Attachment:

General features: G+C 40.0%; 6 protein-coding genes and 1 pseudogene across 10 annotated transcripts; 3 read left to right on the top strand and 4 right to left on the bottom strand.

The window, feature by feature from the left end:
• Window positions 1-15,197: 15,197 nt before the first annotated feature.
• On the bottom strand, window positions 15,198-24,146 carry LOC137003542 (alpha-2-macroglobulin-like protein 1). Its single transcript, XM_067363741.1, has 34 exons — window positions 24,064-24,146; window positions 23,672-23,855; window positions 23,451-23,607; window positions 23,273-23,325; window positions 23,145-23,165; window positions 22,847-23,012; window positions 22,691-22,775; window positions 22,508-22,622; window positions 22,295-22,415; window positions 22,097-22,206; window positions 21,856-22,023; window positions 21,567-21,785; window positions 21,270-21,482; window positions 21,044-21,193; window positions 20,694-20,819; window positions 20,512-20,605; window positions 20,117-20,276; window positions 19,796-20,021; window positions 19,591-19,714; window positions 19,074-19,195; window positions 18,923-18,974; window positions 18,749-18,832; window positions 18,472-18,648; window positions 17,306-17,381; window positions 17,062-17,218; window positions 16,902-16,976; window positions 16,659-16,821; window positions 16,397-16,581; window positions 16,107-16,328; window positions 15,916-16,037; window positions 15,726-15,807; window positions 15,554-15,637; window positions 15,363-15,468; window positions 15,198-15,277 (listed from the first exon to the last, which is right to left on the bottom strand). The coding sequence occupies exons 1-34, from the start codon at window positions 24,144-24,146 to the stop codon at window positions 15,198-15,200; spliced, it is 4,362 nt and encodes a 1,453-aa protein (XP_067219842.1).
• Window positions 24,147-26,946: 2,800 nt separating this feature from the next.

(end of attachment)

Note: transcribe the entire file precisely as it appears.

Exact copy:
General features: G+C 40.0%; 6 protein-coding genes and 1 pseudogene across 10 annotated transcripts; 3 read left to right on the top strand and 4 right to left on the bottom strand.

The window, feature by feature from the left end:
• Window positions 1-15,197: 15,197 nt before the first annotated feature.
• On the bottom strand, window positions 15,198-24,146 carry LOC137003542 (alpha-2-macroglobulin-like protein 1). Its single transcript, XM_067363741.1, has 34 exons — window positions 24,064-24,146; window positions 23,672-23,855; window positions 23,451-23,607; window positions 23,273-23,325; window positions 23,145-23,165; window positions 22,847-23,012; window positions 22,691-22,775; window positions 22,508-22,622; window positions 22,295-22,415; window positions 22,097-22,206; window positions 21,856-22,023; window positions 21,567-21,785; window positions 21,270-21,482; window positions 21,044-21,193; window positions 20,694-20,819; window positions 20,512-20,605; window positions 20,117-20,276; window positions 19,796-20,021; window positions 19,591-19,714; window positions 19,074-19,195; window positions 18,923-18,974; window positions 18,749-18,832; window positions 18,472-18,648; window positions 17,306-17,381; window positions 17,062-17,218; window positions 16,902-16,976; window positions 16,659-16,821; window positions 16,397-16,581; window positions 16,107-16,328; window positions 15,916-16,037; window positions 15,726-15,807; window positions 15,554-15,637; window positions 15,363-15,468; window positions 15,198-15,277 (listed from the first exon to the last, which is right to left on the bottom strand). The coding sequence occupies exons 1-34, from the start codon at window positions 24,144-24,146 to the stop codon at window positions 15,198-15,200; spliced, it is 4,362 nt and encodes a 1,453-aa protein (XP_067219842.1).
• Window positions 24,147-26,946: 2,800 nt separating this feature from the next.